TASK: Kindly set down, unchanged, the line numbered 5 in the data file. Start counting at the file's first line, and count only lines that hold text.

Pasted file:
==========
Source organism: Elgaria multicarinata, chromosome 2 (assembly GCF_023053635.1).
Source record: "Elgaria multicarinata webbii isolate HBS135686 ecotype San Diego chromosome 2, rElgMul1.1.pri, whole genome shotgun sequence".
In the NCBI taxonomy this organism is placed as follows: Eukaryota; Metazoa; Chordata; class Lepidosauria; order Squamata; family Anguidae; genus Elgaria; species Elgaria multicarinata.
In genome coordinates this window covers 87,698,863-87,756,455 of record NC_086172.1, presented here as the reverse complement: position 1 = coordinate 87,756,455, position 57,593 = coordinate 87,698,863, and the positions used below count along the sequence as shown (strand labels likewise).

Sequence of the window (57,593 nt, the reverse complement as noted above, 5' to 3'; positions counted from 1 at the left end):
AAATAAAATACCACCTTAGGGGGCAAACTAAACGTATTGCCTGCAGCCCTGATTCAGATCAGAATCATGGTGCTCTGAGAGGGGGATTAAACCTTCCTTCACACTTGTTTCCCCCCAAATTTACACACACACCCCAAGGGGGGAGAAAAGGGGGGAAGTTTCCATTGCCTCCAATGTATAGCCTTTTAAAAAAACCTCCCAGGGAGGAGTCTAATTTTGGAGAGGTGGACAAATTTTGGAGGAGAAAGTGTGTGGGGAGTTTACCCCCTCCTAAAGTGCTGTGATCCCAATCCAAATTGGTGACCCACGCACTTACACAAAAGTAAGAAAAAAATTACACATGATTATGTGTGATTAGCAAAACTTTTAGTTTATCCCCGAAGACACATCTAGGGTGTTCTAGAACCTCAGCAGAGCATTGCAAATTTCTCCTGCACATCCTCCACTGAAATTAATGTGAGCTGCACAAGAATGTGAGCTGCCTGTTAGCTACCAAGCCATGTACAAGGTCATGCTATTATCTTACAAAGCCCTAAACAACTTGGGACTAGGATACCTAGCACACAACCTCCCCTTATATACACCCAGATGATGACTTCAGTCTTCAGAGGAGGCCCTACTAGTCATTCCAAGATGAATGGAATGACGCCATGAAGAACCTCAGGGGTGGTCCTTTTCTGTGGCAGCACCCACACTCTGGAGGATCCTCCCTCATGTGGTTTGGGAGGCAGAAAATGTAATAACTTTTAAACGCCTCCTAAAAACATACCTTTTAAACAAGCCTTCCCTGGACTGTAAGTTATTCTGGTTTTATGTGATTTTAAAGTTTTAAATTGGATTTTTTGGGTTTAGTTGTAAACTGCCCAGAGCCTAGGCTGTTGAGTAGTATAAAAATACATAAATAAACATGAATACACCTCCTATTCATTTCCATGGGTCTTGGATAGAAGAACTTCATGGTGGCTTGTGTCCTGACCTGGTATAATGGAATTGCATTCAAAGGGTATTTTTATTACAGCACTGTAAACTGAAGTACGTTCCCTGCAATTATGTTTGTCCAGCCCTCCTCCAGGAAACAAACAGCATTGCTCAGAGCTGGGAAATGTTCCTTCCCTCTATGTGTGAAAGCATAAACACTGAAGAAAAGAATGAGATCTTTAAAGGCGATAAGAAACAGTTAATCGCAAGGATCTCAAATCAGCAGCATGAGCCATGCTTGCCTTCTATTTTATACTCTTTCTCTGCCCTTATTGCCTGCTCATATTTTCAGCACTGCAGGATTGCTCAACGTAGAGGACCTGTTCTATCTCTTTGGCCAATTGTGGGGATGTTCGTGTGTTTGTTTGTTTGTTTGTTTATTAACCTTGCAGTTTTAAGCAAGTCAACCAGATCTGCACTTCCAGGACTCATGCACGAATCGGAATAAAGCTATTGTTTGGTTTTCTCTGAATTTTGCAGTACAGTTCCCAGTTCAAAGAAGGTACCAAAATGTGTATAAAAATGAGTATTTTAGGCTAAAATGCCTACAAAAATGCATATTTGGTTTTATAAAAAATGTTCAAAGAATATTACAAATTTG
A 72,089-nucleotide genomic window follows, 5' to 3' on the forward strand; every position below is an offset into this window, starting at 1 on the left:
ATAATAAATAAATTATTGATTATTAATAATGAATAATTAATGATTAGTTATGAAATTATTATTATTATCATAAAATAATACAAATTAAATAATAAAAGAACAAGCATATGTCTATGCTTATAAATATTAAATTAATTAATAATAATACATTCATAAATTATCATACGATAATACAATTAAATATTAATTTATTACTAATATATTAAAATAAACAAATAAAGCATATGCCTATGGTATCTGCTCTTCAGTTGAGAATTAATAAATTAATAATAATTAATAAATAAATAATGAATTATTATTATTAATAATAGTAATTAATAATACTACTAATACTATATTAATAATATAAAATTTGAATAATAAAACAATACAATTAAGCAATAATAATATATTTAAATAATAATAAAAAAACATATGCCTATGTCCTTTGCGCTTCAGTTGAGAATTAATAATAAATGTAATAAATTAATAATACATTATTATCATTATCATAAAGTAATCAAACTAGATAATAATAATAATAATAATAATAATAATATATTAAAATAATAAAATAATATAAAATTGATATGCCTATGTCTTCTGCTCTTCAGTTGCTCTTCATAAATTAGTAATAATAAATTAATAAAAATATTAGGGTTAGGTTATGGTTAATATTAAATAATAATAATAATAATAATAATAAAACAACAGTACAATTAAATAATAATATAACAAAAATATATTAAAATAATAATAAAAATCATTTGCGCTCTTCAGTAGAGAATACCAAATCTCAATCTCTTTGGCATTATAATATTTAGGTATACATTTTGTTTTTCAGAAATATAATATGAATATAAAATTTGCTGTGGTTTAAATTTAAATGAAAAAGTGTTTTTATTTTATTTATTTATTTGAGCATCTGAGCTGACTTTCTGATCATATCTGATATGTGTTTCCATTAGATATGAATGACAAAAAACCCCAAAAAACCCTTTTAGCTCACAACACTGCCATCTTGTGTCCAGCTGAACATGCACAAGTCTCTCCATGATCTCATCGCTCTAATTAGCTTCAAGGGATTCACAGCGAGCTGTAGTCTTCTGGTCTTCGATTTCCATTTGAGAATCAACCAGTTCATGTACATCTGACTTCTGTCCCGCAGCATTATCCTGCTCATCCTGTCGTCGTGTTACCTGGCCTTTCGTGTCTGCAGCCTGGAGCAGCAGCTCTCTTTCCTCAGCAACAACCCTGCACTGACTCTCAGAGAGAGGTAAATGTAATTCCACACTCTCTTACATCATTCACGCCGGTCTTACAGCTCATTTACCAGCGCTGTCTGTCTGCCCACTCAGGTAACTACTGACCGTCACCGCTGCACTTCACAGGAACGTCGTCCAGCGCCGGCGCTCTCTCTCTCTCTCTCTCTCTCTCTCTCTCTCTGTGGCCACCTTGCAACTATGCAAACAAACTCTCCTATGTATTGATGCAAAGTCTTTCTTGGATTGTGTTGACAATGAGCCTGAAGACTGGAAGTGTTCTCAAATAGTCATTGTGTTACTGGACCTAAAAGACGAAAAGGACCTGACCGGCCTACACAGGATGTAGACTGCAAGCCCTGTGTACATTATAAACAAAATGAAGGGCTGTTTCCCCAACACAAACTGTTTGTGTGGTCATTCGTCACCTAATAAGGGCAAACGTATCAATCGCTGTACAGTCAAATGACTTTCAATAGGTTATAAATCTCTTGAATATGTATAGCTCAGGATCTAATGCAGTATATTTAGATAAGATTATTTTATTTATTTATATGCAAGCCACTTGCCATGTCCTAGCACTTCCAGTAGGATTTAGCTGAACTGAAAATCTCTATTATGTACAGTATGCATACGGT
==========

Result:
Sequence of the window (57,593 nt, the reverse complement as noted above, 5' to 3'; positions counted from 1 at the left end):